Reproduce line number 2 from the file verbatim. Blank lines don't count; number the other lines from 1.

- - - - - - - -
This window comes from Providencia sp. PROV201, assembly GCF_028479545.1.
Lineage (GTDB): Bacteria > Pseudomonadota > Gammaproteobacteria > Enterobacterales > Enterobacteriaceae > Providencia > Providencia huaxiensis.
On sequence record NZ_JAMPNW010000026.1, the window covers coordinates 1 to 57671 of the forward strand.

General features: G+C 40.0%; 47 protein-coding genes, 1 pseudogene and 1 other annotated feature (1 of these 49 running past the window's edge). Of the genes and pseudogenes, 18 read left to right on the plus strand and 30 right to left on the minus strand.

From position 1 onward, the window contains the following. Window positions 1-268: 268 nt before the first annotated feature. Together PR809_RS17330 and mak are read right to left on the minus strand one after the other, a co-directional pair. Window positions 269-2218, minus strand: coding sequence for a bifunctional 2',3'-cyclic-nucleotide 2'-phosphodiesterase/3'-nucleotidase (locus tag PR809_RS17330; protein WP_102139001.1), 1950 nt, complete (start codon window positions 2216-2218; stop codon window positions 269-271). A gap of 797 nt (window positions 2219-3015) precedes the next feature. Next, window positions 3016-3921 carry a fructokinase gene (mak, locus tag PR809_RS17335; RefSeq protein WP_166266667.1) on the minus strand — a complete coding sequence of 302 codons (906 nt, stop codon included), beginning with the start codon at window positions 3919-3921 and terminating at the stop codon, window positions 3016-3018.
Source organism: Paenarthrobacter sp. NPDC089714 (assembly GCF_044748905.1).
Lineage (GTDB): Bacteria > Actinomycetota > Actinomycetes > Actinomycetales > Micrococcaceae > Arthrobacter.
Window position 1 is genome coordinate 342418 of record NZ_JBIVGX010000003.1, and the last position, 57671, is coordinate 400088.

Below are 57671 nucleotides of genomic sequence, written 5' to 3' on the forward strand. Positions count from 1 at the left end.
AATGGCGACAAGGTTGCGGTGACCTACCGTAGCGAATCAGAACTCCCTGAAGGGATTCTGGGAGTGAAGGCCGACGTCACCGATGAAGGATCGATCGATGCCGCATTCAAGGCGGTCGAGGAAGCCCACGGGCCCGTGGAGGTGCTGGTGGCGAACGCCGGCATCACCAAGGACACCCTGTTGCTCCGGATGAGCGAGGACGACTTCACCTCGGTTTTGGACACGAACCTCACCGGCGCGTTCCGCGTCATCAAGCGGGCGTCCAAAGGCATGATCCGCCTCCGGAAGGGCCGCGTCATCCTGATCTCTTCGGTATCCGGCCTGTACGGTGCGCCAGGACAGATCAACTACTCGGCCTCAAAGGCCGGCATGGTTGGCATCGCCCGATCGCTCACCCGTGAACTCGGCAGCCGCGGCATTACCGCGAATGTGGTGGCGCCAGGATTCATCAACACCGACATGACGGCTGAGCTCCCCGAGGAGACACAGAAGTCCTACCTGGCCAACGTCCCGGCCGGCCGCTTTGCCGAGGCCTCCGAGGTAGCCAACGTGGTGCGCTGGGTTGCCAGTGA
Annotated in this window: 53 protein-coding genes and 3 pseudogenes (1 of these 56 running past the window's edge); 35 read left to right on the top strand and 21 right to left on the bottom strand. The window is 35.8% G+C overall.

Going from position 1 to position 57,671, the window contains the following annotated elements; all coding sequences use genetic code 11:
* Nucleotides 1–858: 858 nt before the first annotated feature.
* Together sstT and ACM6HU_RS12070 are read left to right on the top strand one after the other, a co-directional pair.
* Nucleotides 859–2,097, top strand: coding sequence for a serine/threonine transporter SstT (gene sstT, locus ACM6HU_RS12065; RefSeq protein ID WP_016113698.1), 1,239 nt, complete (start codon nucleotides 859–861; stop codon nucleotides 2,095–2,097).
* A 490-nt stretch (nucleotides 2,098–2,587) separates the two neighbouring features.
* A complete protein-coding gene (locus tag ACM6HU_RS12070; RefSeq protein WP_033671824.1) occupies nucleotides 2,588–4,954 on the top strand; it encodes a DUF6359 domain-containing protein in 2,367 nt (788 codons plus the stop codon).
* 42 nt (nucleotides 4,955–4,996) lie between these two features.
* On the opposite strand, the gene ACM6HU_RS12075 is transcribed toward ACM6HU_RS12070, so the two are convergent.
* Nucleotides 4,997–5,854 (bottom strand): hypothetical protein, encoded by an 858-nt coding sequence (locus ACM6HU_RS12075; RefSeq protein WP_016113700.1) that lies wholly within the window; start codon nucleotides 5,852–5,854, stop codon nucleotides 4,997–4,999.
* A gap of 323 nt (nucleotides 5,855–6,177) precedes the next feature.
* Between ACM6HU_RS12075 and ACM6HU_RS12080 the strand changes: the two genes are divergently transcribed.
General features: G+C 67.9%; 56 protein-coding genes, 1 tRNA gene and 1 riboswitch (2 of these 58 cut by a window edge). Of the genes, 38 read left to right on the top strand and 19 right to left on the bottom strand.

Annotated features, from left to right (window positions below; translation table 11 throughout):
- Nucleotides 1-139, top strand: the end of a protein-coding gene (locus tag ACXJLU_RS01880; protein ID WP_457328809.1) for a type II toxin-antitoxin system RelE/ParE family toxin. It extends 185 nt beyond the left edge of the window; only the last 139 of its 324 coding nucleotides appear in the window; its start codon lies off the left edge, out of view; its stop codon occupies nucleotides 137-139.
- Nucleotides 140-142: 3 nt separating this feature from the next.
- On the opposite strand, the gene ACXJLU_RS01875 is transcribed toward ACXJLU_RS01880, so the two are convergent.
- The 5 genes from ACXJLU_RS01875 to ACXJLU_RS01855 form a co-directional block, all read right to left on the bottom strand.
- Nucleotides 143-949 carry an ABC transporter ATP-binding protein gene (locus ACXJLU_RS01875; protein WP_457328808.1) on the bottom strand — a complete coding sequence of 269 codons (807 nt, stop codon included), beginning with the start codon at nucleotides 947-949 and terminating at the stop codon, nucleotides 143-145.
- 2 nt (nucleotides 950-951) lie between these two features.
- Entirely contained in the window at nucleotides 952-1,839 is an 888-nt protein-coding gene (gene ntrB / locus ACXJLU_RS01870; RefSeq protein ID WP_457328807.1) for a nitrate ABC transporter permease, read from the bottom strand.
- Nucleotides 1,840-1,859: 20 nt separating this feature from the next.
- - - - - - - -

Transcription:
Lineage (GTDB): Bacteria > Pseudomonadota > Gammaproteobacteria > Enterobacterales > Enterobacteriaceae > Providencia > Providencia huaxiensis.